Typically, you will need to provide a signed gift letter, and your lender should be able to provide a template for you to easily complete.
#2. Spend on big-ticket items after buying a home
While investing in a new car may help you commute faster to your next neighbourhood, it’s best practice to delay making large purchases while getting approved for your mortgage. This is mostly because your spending habits have a significant impact on your loan approval success.
This doesn’t only apply to cars: any high-priced purchases like appliances, home furnishings, or electronics will either impact your savings (if you pay cash) or drive up your debts (if you use credit to purchase them). Both ultimately decrease your ability to service additional debts, and negatively impact what you get approved for.
Instead, celebrate your new house with a big purchase after you close.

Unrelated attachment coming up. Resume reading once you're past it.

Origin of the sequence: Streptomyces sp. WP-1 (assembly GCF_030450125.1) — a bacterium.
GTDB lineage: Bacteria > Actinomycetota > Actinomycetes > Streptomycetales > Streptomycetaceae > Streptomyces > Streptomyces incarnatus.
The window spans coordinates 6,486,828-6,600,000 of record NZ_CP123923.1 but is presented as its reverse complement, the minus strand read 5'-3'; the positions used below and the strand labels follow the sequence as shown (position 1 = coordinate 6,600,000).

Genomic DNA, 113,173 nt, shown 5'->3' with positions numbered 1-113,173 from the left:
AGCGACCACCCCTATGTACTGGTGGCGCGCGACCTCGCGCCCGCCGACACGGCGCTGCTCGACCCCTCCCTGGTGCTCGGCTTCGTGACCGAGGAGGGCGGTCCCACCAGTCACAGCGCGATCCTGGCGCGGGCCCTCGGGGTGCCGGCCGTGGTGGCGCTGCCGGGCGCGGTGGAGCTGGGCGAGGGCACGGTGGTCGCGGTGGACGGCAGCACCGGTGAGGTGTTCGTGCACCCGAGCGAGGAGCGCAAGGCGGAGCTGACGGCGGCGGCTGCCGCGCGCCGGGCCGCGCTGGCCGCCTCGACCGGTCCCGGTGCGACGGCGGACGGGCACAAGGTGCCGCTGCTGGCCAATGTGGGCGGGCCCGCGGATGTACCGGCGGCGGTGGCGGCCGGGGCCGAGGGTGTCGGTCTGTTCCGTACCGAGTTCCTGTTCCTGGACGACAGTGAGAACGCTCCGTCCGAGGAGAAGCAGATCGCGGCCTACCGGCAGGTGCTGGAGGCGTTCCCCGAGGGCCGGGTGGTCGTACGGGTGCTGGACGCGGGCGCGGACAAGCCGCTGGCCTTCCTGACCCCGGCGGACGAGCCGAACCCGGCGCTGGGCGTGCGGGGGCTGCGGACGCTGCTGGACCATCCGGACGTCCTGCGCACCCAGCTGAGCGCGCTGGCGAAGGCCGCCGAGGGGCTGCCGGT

#3. Check your credit and keep your credit in check
On a related note, make sure you’re monitoring and managing your credit score. Avoid maxing out credit cards, or running up a line of credit in the months leading up to your loan application.
Experts recommend keeping your credit utilization under 30% in order to maintain a good credit score. You’ll also want to avoid late payments on credit cards and other bills, like utilities and cable, since these can have a negative impact on your score, making you a less viable candidate for your loan.
If you’re not sure what your credit score is, or you simply want to keep an eye on it, use a credit scoring tool like Equifax to assess your credit health without impacting it.